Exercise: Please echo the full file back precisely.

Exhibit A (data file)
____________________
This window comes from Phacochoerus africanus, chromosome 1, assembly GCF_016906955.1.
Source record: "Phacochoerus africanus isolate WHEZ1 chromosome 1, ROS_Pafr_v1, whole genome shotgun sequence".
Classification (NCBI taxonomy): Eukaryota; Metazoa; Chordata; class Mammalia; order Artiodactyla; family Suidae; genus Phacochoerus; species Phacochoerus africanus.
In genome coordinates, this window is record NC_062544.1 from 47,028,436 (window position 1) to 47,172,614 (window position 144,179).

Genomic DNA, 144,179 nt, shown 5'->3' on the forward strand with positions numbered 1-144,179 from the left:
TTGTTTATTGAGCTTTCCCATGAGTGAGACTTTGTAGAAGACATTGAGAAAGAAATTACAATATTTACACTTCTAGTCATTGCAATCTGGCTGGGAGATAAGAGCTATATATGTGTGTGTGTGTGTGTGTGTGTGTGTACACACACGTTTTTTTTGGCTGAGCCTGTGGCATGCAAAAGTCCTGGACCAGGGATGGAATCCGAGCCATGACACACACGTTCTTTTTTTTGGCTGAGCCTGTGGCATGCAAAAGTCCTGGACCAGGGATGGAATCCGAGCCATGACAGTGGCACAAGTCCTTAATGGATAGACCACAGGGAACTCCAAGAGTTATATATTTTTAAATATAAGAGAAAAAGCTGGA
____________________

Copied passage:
This window comes from Phacochoerus africanus, chromosome 1, assembly GCF_016906955.1.
Source record: "Phacochoerus africanus isolate WHEZ1 chromosome 1, ROS_Pafr_v1, whole genome shotgun sequence".
Classification (NCBI taxonomy): Eukaryota; Metazoa; Chordata; class Mammalia; order Artiodactyla; family Suidae; genus Phacochoerus; species Phacochoerus africanus.
In genome coordinates, this window is record NC_062544.1 from 47,028,436 (window position 1) to 47,172,614 (window position 144,179).

Genomic DNA, 144,179 nt, shown 5'->3' on the forward strand with positions numbered 1-144,179 from the left:
TTGTTTATTGAGCTTTCCCATGAGTGAGACTTTGTAGAAGACATTGAGAAAGAAATTACAATATTTACACTTCTAGTCATTGCAATCTGGCTGGGAGATAAGAGCTATATATGTGTGTGTGTGTGTGTGTGTGTGTGTACACACACGTTTTTTTTGGCTGAGCCTGTGGCATGCAAAAGTCCTGGACCAGGGATGGAATCCGAGCCATGACACACACGTTCTTTTTTTTGGCTGAGCCTGTGGCATGCAAAAGTCCTGGACCAGGGATGGAATCCGAGCCATGACAGTGGCACAAGTCCTTAATGGATAGACCACAGGGAACTCCAAGAGTTATATATTTTTAAATATAAGAGAAAAAGCTGGA